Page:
Nevertheless, amidst all the conflict and inconsistency on fundamental matters, one almost universal principle emerges: race creates culture. For the non‑racist, differences of ethnic character are due to external influences of education and custom: a view that had already been proposed by José de Acosta in the late sixteenth century.13 For the racial theorist, culture, and even religion, were products of racial character. For Gobineau, for example, the sacrificial barbarity of the Aztecs resulted from the double current of black and yellow which had formed the race (“résultait naturellement du double courant noir et jaune qui avait formé la race”) (2:512). According to Houston Stewart Chamberlain, similarly, “we find human sacrifice only where (as in Phoenicia) the Semitic element strongly predominated”.14 Similarly, the Reformation was held to have split Europe along racial lines, with the long-skulled (dolichocephalic) Aryans choosing Protestantism, and the inferior short-skulled (brachycephalic) races remaining Catholic. Theodor Pösche writes of “The great separation of churches, . . . which can with great justice be called a separation of races” (“die grosse Kirchentrennung . . . , die man mit gutem Recht eine Völkertrennung nennen kann”)15 In areas of mixed denomination, it was asserted, religious affiliation correlated exactly with skull‑type (Vacher de Lapouge 387). Similarly, Gobineau saw the characteristics of different French regions being determined by the different racial heritage admixtures of their inhabitants. Bretons, for example, retained an unusual amount of Druid blood, and the instinct for human sacrifice was now expressed in its modern equivalent of killing and plundering shipwreck victims (Essai 1:44). Likewise, Josiah C. Nott and George Gliddon explain Robespierre’s cruelty by asserting that he belonged to a darker‑skinned strain of Frenchmen.16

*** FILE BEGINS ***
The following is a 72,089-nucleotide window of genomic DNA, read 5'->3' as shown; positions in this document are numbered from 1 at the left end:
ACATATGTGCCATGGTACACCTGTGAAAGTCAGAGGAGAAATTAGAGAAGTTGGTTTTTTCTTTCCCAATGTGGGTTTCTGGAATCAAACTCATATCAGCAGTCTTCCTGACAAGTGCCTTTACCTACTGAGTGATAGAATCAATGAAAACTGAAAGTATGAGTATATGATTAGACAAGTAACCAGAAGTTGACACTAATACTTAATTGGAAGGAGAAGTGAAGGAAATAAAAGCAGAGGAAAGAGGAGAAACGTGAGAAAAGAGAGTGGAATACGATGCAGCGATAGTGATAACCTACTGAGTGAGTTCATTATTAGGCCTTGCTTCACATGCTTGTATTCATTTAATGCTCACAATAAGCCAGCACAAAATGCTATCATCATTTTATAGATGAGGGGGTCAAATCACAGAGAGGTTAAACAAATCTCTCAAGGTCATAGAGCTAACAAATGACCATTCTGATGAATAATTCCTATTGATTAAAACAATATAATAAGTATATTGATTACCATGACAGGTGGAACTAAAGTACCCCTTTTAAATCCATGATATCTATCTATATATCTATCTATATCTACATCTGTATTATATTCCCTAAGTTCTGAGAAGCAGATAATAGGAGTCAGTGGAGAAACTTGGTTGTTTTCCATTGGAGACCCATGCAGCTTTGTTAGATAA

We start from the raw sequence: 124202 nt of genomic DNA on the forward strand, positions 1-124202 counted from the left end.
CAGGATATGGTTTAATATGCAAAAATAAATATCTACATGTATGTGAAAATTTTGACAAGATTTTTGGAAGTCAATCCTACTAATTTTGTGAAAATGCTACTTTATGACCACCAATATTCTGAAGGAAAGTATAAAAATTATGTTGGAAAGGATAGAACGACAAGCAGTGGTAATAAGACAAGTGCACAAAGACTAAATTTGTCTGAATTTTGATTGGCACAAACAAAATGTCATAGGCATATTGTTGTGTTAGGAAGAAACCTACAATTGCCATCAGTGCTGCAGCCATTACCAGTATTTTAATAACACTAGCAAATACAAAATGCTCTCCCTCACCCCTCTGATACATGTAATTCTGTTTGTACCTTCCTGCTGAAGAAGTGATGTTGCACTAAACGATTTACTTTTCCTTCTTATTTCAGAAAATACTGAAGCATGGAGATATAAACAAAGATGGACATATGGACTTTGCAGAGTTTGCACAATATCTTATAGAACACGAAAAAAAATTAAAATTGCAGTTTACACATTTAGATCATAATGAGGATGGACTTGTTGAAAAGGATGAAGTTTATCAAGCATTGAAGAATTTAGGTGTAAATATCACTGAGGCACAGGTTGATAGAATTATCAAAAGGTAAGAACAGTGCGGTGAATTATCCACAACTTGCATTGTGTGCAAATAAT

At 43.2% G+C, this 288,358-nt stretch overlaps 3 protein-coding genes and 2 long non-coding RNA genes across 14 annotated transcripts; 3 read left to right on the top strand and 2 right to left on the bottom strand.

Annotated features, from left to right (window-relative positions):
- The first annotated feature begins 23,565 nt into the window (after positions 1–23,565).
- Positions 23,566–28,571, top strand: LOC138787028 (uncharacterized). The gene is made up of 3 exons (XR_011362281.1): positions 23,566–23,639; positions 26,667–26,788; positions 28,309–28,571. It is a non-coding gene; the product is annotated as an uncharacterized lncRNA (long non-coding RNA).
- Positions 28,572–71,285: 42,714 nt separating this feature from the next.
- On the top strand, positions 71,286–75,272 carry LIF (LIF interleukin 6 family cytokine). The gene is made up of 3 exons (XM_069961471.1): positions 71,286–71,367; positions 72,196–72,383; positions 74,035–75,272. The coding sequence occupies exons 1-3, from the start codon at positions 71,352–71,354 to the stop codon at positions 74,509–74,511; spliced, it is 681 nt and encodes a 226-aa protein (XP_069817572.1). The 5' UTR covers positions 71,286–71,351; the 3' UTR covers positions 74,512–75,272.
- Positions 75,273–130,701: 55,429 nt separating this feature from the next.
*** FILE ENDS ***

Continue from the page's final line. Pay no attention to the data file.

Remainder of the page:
As racial theory develops, we can witness a progressive increase of anxiety. The idea of racial inferiority merits a footnote in Hume, who in 1753 declares himself “apt to suspect the Negroes and in general all other species of men (for there are four or five different kinds) to be naturally inferior to the whites”.17 The seminal exercise in methodical racial categorization of Johann Friedrich Blumenbach (1752‑1840), however, denies the inferiority of black races (and allows much to mutable external influences).18 Black inferiority is asserted by, among others, Christoph Meiners (1747‑1810) and Julien Joseph Virey (1775-1846), and William Lawrence (1783‑1867), but as a subordinate part of a wider investigation of the natural history of mankind. By the mid-nineteenth century, however, racial anxiety has taken centre stage, in summae such as Nott and Gliddon’s Types of Mankind and Gobineau’s Essai. Gobineau is prey to a fear that haunted the nineteenth century in various forms: that the world would end, not as the consummation of a divine plan, but as a result of arbitrary, impersonal, and material forces, such as global cooling, plague, or geological catastrophe. To this fearful catalogue Gobineau adds racial interbreeding. As already indicated, he viewed race as the determining force in history, and in the rise and fall of civilizations. The final apocalypse would be the extinction of rational life through degenerative interbreeding. All civilizations, said Gobineau, fall. Ours is the first to know that this will happen: